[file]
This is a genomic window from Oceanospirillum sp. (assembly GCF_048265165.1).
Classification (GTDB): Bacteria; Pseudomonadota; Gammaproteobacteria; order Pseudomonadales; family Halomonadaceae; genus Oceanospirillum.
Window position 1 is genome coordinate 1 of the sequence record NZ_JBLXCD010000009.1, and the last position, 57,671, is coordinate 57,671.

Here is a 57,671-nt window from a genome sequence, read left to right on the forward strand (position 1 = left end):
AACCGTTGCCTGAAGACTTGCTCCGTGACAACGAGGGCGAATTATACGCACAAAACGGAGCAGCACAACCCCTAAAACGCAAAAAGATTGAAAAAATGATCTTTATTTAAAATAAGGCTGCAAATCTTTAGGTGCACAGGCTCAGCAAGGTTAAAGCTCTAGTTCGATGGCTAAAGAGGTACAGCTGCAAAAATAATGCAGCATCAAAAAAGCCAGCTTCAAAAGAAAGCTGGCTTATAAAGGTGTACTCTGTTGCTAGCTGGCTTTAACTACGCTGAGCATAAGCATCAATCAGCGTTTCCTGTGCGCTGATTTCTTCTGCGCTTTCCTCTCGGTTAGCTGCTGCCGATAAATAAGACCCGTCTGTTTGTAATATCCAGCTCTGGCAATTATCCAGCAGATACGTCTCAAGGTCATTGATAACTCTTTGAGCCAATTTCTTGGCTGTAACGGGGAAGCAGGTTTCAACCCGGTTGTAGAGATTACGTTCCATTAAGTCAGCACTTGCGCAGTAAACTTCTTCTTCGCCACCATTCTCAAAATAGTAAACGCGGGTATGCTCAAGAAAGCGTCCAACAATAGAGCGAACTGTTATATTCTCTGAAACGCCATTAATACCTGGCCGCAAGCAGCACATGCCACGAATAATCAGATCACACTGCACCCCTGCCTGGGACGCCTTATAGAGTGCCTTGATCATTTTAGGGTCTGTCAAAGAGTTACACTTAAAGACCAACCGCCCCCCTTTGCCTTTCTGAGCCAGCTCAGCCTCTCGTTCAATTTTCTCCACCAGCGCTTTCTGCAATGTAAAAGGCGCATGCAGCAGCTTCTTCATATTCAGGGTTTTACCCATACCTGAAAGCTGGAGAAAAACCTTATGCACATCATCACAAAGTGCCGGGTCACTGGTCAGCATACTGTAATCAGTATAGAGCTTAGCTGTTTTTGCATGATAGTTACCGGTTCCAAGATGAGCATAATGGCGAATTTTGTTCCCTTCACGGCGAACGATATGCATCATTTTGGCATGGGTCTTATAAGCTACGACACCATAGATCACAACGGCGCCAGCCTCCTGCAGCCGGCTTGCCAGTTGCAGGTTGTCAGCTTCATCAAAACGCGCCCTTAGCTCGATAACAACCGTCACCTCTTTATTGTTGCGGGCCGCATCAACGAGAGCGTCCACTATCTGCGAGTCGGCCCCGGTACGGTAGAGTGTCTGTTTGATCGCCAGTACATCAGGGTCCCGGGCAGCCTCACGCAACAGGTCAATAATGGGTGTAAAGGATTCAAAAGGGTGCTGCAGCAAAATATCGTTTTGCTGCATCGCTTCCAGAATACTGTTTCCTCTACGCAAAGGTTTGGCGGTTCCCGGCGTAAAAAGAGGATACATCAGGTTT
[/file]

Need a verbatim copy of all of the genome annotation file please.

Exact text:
This is a genomic window from Oceanospirillum sp. (assembly GCF_048265165.1).
Classification (GTDB): Bacteria; Pseudomonadota; Gammaproteobacteria; order Pseudomonadales; family Halomonadaceae; genus Oceanospirillum.
Window position 1 is genome coordinate 1 of the sequence record NZ_JBLXCD010000009.1, and the last position, 57,671, is coordinate 57,671.

Here is a 57,671-nt window from a genome sequence, read left to right on the forward strand (position 1 = left end):
AACCGTTGCCTGAAGACTTGCTCCGTGACAACGAGGGCGAATTATACGCACAAAACGGAGCAGCACAACCCCTAAAACGCAAAAAGATTGAAAAAATGATCTTTATTTAAAATAAGGCTGCAAATCTTTAGGTGCACAGGCTCAGCAAGGTTAAAGCTCTAGTTCGATGGCTAAAGAGGTACAGCTGCAAAAATAATGCAGCATCAAAAAAGCCAGCTTCAAAAGAAAGCTGGCTTATAAAGGTGTACTCTGTTGCTAGCTGGCTTTAACTACGCTGAGCATAAGCATCAATCAGCGTTTCCTGTGCGCTGATTTCTTCTGCGCTTTCCTCTCGGTTAGCTGCTGCCGATAAATAAGACCCGTCTGTTTGTAATATCCAGCTCTGGCAATTATCCAGCAGATACGTCTCAAGGTCATTGATAACTCTTTGAGCCAATTTCTTGGCTGTAACGGGGAAGCAGGTTTCAACCCGGTTGTAGAGATTACGTTCCATTAAGTCAGCACTTGCGCAGTAAACTTCTTCTTCGCCACCATTCTCAAAATAGTAAACGCGGGTATGCTCAAGAAAGCGTCCAACAATAGAGCGAACTGTTATATTCTCTGAAACGCCATTAATACCTGGCCGCAAGCAGCACATGCCACGAATAATCAGATCACACTGCACCCCTGCCTGGGACGCCTTATAGAGTGCCTTGATCATTTTAGGGTCTGTCAAAGAGTTACACTTAAAGACCAACCGCCCCCCTTTGCCTTTCTGAGCCAGCTCAGCCTCTCGTTCAATTTTCTCCACCAGCGCTTTCTGCAATGTAAAAGGCGCATGCAGCAGCTTCTTCATATTCAGGGTTTTACCCATACCTGAAAGCTGGAGAAAAACCTTATGCACATCATCACAAAGTGCCGGGTCACTGGTCAGCATACTGTAATCAGTATAGAGCTTAGCTGTTTTTGCATGATAGTTACCGGTTCCAAGATGAGCATAATGGCGAATTTTGTTCCCTTCACGGCGAACGATATGCATCATTTTGGCATGGGTCTTATAAGCTACGACACCATAGATCACAACGGCGCCAGCCTCCTGCAGCCGGCTTGCCAGTTGCAGGTTGTCAGCTTCATCAAAACGCGCCCTTAGCTCGATAACAACCGTCACCTCTTTATTGTTGCGGGCCGCATCAACGAGAGCGTCCACTATCTGCGAGTCGGCCCCGGTACGGTAGAGTGTCTGTTTGATCGCCAGTACATCAGGGTCCCGGGCAGCCTCACGCAACAGGTCAATAATGGGTGTAAAGGATTCAAAAGGGTGCTGCAGCAAAATATCGTTTTGCTGCATCGCTTCCAGAATACTGTTTCCTCTACGCAAAGGTTTGGCGGTTCCCGGCGTAAAAAGAGGATACATCAGGTTT